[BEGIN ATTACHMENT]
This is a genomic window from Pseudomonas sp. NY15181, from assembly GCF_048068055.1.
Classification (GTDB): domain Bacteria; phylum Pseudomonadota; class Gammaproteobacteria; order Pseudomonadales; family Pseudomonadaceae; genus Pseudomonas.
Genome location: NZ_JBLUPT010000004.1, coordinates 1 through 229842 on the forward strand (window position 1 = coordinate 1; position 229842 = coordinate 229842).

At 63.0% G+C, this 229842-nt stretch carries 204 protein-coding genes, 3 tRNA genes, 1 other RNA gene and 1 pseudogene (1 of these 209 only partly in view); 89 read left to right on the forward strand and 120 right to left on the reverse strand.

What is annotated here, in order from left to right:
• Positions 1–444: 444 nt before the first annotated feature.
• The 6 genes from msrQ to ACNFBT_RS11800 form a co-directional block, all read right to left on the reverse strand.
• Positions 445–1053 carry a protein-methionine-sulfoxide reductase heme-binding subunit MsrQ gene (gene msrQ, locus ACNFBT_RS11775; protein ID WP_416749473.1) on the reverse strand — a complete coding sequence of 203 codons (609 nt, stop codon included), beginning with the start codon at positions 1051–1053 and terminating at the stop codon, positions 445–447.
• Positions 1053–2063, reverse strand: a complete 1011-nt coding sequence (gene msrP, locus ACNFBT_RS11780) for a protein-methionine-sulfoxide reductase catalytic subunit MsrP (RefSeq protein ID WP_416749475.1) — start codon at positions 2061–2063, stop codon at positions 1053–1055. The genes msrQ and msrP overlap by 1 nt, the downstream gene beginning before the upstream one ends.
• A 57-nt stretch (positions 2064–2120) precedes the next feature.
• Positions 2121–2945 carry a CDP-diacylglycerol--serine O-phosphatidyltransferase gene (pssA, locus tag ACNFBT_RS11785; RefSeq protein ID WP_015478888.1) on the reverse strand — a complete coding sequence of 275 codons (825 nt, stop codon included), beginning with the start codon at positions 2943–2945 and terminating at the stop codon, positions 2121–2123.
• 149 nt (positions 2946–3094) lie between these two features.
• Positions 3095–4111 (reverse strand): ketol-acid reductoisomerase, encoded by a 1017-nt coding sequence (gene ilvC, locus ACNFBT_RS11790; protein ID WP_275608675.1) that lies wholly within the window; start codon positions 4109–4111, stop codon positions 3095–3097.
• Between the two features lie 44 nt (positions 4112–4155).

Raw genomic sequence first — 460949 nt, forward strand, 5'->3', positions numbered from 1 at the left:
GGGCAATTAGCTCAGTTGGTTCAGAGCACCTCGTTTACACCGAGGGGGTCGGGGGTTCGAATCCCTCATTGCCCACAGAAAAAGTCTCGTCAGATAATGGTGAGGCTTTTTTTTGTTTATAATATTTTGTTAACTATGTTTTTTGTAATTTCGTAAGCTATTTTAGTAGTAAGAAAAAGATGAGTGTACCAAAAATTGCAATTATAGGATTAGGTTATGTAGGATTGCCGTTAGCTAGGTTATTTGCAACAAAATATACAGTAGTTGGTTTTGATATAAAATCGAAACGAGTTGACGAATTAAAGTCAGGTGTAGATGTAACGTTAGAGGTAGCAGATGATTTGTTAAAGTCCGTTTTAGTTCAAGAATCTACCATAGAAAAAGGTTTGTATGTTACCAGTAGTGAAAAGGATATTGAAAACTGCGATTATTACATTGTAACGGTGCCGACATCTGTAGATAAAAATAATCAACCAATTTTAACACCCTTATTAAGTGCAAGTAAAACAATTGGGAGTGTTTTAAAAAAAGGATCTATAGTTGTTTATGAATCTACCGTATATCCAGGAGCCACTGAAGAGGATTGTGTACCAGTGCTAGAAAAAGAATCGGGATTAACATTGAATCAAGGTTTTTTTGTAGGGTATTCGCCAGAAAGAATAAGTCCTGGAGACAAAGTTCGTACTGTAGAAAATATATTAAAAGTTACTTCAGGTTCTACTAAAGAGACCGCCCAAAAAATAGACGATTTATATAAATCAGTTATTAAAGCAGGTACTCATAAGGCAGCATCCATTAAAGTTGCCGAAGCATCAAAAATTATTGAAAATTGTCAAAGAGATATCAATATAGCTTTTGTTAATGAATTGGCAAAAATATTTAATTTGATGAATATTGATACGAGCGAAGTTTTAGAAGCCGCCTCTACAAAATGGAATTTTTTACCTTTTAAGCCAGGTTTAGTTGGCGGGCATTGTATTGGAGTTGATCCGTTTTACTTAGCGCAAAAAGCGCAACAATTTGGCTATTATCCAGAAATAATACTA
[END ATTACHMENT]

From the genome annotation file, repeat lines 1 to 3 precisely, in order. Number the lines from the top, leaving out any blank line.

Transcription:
This is a genomic window from Pseudomonas sp. NY15181, from assembly GCF_048068055.1.
Classification (GTDB): domain Bacteria; phylum Pseudomonadota; class Gammaproteobacteria; order Pseudomonadales; family Pseudomonadaceae; genus Pseudomonas.
Genome location: NZ_JBLUPT010000004.1, coordinates 1 through 229842 on the forward strand (window position 1 = coordinate 1; position 229842 = coordinate 229842).